The Trump administration has ended landmark federal protections for transgender students that instructed schools to allow them to use bathrooms matching their gender identities.
Stepping into an emotional debate, the administration backed states' rights on Wednesday, lifting guidelines issued by the Obama administration.
It will now be up to states and school districts to determine whether students should have access to restrooms according to their chosen gender identity and not just their biological sex.
"This is an issue best solved at the state and local level," Education Secretary Betsy DeVos said.
"Schools, communities and families can find - and in many cases have found - solutions that protect all students."
In a letter to schools, the Justice and Education departments says the earlier guidance "has given rise to significant litigation regarding school restrooms and locker rooms".
The agencies have withdrawn the guidance to "in order to further and more completely consider the legal issues involved".
Anti-bullying safeguards will not be affected by the change, according to the letter.
It was not clear what immediate impact the change would have on schools, as a federal judge in Texas put a temporary hold on the Obama guidance soon after it was issued - after 13 states sued.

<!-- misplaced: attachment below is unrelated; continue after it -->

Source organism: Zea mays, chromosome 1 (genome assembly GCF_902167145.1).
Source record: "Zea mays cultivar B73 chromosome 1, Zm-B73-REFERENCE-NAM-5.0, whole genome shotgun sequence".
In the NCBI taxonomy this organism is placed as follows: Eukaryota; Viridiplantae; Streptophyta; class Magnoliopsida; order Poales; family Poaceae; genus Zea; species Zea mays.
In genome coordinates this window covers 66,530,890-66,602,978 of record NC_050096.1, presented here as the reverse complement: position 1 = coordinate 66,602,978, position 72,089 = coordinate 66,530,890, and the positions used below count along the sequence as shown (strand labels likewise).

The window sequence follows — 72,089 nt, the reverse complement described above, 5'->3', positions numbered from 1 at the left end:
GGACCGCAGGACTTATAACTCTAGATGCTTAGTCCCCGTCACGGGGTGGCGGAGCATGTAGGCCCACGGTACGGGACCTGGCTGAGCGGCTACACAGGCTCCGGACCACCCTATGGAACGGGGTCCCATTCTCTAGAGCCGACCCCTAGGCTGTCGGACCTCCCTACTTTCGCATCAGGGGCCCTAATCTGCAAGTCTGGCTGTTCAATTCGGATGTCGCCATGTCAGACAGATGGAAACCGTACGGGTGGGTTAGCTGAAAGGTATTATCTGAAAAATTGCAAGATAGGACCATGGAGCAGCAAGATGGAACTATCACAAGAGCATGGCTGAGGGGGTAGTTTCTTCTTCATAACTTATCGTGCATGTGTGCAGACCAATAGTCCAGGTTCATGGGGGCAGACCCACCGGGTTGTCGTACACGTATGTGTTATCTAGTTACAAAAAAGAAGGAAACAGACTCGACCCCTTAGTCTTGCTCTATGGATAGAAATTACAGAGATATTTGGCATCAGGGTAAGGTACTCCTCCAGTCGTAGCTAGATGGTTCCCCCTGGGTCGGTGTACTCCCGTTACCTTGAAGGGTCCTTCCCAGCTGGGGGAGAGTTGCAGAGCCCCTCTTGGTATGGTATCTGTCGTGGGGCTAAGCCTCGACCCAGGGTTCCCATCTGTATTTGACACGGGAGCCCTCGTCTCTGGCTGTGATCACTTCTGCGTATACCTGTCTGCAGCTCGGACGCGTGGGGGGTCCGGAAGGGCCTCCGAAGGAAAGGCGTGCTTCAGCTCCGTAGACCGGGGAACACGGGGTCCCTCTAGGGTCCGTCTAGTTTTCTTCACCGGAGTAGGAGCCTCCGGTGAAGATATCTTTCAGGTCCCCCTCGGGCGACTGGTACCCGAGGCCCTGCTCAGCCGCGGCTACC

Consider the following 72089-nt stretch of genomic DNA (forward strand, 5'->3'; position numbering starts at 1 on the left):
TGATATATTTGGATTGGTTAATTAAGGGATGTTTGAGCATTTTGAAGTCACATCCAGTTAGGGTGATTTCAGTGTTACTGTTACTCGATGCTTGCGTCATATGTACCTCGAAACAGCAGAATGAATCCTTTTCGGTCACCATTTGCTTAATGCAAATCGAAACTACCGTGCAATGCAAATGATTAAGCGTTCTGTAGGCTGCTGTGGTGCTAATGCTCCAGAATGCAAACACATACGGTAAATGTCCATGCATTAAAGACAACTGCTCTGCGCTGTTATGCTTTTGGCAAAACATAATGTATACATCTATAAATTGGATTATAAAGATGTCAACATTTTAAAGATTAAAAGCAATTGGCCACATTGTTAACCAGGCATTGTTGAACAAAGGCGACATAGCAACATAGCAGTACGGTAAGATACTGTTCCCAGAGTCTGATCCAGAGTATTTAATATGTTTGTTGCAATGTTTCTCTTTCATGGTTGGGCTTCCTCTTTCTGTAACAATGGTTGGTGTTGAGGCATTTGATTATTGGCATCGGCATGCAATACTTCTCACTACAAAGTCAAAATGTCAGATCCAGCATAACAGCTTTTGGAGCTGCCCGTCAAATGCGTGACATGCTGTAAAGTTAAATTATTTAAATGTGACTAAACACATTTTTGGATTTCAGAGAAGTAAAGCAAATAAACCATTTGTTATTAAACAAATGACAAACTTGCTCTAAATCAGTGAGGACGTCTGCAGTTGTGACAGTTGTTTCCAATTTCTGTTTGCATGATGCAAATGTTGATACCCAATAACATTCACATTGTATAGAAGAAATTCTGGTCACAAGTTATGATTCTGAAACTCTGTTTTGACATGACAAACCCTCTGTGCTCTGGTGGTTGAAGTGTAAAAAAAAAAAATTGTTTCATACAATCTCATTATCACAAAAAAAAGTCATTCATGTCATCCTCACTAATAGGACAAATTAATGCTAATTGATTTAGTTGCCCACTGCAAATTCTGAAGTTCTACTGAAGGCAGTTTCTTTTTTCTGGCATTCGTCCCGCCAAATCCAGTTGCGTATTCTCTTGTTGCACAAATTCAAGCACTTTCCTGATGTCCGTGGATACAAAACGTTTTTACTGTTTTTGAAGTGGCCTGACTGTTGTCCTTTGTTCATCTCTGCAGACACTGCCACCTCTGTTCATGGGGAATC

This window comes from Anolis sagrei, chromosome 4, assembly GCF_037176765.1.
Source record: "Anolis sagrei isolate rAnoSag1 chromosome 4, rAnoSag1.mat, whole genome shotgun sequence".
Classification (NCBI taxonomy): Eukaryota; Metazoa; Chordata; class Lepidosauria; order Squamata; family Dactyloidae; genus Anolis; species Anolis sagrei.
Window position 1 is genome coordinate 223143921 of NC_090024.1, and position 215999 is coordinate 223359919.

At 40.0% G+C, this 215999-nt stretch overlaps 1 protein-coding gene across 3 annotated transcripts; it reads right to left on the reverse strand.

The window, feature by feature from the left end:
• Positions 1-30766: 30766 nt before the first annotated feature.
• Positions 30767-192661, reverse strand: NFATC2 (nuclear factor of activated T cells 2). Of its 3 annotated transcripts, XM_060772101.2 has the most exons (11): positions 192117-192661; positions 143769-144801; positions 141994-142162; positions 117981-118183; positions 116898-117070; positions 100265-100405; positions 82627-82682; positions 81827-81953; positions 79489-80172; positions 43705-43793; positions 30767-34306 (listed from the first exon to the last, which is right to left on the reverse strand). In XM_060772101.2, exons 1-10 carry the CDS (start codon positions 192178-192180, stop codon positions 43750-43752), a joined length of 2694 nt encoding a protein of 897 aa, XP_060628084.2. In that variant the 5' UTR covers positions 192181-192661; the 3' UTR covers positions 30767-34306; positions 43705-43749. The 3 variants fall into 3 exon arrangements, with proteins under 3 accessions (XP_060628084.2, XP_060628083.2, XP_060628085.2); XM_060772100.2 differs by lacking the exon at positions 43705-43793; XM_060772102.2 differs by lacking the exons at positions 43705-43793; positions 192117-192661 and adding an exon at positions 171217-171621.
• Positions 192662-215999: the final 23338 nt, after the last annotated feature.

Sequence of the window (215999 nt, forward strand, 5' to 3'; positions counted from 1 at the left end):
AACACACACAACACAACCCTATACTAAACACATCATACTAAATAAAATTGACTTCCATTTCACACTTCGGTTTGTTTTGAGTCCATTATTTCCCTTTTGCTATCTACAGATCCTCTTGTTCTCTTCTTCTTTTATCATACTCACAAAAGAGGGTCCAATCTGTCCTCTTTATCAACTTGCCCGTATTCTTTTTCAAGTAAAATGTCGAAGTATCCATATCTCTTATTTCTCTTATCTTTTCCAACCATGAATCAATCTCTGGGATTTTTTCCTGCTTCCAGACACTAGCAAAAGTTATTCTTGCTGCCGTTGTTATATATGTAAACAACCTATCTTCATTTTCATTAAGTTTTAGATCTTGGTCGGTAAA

Even without that hold, the guidance carried no force of law, but transgender rights advocates say it was necessary to protect students from discrimination.
Opponents argued it was federal overreach and violated the safety and privacy of other students.
White House spokesman Sean Spicer said President Donald Trump "is a firm believer in states' rights and that certain issues like this are not best dealt with at the federal level".
Conservative activists hailed the change, saying the directives were illegal and violated the rights of fixed-gender students, especially girls who did not feel safe changing clothes or using restrooms next to anatomical males.
"Our daughters should never be forced to share private, intimate spaces with male classmates, even if those young men are struggling with these issues," said Vicki Wilson, a member of Students and Parents for Privacy.
However, the reversal is a setback for transgender rights groups.
"Reversing this guidance tells trans kids that it's OK with the Trump administration and the Department of Education for them to be abused and harassed at school for being trans," American Federation of Teachers president Randi Weingarten said.
Activists protested the move outside the White House.
"Respect existence or expect resistance," one placard read.
The Obama administration's guidance was based on its determination that Title IX, the law prohibiting sex discrimination in education, also applies to gender identity.
US Attorney General Jeff Sessions said in a statement the guidance did not sufficiently explain its interpretation of that law.